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Taking My Yahel Experience Home

This reflection comes from a participant from last summer’s 6 week Yahel program in Beer Sheva. This summer, Yahel in collaboration with Repair the World, is running two summer programs. One program, in Jerusalem, is exclusively for college students in the NY area and the other, in the Negev, is open to college students from all over the US.

I have come to realize that through every “big” step I have taken since I
graduated from high school I have seen significant change in myself. When
I was in high school I was extremely shy (even more so than what I
experienced at the beginning of our trip). Going to Pitt, which is 6 hours
away from my home, was a big step for me. I was very sheltered and
uncomfortable in new situations. Going away from home gave me the chance
to “grow up”. I experienced new things, got involved on campus and became
my own person. Before going to Pitt I would have never decided to go on a
6-week program in another country without knowing anyone. Going to Israel
on the Yahel program was my next “big” step. I may have regretted that decision at the very beginning of the trip. However, looking back on it now it was the best choice I ever made.

Since returning to school I feel different. I can feel a difference in how 
I think, how I articulate my thoughts, how I speak to others, how I read 
into things and pretty much how I do anything. There is not a day that
 goes by that I don’t think about my Yahel experience. Each and every time
I get a text, a snapchat, a Facebook notification from our Yahel group or
contact anyone from our program, my day is made.

During my first two years at Pitt I felt exactly the way students at big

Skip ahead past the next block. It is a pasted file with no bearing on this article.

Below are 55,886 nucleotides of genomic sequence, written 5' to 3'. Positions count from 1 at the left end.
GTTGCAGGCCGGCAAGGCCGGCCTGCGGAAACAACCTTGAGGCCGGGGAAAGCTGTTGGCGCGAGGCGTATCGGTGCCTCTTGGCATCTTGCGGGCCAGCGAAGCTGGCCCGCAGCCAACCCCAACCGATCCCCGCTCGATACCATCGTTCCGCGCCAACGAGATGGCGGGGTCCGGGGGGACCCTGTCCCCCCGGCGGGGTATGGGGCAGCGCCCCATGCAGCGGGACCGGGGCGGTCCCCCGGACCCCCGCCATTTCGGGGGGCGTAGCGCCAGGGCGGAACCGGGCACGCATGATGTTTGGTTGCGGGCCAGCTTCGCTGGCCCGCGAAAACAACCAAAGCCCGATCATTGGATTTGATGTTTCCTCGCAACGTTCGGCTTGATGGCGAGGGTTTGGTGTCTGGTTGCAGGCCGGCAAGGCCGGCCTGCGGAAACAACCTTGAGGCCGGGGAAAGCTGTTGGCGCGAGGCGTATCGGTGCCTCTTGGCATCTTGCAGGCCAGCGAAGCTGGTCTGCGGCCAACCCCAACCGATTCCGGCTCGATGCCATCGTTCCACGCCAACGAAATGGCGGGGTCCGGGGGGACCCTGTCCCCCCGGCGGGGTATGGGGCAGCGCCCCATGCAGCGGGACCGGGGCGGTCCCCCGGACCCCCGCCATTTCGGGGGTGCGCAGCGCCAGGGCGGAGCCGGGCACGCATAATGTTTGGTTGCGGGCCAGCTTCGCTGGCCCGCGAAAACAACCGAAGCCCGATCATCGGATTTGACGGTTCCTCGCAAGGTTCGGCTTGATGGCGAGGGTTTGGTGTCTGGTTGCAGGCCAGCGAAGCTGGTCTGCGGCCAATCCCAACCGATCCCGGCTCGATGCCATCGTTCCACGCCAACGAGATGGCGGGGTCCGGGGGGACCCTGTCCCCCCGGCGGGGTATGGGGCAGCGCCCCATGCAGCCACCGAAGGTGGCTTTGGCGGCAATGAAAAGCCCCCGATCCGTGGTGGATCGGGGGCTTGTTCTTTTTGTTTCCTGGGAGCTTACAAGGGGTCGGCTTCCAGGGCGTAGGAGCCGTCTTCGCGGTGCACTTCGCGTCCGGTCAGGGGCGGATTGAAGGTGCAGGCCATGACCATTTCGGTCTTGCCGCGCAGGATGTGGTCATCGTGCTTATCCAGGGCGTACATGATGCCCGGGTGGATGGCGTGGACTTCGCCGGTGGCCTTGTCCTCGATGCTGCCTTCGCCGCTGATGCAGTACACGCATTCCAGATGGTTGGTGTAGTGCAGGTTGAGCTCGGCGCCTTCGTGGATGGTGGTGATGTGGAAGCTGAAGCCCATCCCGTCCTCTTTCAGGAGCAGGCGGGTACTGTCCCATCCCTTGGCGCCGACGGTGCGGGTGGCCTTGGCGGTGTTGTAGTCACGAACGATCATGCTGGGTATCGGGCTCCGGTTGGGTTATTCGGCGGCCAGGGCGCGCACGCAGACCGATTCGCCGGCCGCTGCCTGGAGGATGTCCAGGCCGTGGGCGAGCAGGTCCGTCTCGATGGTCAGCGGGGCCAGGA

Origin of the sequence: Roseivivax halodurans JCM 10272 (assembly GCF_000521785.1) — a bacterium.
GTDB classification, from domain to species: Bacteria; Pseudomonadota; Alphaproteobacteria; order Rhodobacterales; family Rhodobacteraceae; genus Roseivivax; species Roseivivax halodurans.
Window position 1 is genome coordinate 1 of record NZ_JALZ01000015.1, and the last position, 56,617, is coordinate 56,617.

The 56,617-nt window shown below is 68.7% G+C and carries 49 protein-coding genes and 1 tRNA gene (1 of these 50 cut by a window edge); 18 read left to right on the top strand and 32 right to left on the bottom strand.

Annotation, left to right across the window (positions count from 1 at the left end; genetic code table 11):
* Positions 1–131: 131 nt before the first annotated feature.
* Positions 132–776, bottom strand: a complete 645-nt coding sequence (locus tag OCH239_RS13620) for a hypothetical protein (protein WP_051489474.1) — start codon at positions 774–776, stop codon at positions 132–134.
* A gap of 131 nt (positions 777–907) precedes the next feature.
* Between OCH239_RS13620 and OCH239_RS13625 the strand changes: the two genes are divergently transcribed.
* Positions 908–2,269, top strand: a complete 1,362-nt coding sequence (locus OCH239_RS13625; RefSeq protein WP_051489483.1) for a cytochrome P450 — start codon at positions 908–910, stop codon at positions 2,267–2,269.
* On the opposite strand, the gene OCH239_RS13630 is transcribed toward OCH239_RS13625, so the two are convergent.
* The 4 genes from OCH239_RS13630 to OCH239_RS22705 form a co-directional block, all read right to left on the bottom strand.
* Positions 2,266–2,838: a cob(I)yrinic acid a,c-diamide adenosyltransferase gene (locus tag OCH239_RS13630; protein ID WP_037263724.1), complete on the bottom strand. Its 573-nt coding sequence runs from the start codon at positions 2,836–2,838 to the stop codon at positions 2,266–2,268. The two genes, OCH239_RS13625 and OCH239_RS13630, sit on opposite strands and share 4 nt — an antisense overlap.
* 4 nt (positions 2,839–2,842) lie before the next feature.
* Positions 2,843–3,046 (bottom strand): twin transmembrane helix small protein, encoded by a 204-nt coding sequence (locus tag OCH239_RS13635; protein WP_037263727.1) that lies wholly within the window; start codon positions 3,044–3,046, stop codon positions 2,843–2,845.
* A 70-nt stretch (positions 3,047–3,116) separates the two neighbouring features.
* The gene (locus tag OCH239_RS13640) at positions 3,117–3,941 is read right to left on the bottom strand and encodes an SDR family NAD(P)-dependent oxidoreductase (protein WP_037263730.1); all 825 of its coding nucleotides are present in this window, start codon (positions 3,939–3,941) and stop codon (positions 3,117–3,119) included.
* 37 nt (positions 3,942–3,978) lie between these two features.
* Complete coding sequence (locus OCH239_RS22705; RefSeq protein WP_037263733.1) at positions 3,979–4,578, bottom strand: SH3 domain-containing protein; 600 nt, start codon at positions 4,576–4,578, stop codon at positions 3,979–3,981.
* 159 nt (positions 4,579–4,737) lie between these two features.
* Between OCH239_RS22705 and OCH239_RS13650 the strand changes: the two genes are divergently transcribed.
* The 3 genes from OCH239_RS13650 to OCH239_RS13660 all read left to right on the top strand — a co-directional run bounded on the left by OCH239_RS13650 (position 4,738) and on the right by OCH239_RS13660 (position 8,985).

schools are sometimes portrayed. I felt like I was just a number, one of
the crowd. This semester I feel much more important on my campus and much
more connected. When I go to Hillel now, I don’t feel like “one of the
crowd”, I feel unique. Staff at our Hillel are so proud of what we accomplished this summer and what we are tying to accomplish with our mentoring program in Pittsburgh. Other students are intrigued by what we did and still ask us questions about our experiences. I am proud every day about my experience with Yahel, but this attention makes me feel even prouder.

I have become a leader since Yahel. I was on the Challah for Hunger board
at my university, which is a club on college campuses that bakes and sells challah
and sends all of the money to hunger relief. Last year I was the
”volunteer coordinator” which basically meant I sent emails. I had never 
imagined that I would have ran for president of the organization and
certainly never thought I would become the president of an organization on
campus. I attribute my leadership skills and my drive and initiative to 
try for this and to earn this leadership position to Yahel.

I have always been a conscientious student and have always done well. 
However, since Yahel I have a new perspective on learning. I have always 
been a very grades driven persona and have not really cared so much about
what I am learning, as much as what I earn in the class. Yahel certainly
changed that for me. I have become a critical thinker. And I appreciate 
and take advantage of all I can learn in my classes. Because of that I 
have done better this semester than I have ever before in college.

These changes that I see in myself have come from the women’s shelter,
Shiran [the women’s shelter director], all of the other staff, and most importantly YOU and the 15 other participants on our program.

I am sure you have seen posts about our mentoring program that
we are working hard at. We are so lucky that we have Repair the World fellows in our city and at our Hillel. Many students are taking advantage of working with these fellows. Our mentoring program is aimed to help children in the city where we go to school. The local Repair the World team is working with us to make it successful and 
sustainable. So far, it has been meaningful and I am sure it will continue 
to be, just as my work with sending the books to the women’s shelter and
 an after school program I volunteered in this semester. However, the most
powerful things that I have brought back to Pittsburgh with me are what I
 explained earlier: the life lessons and changes I have taken away 
from my experience.

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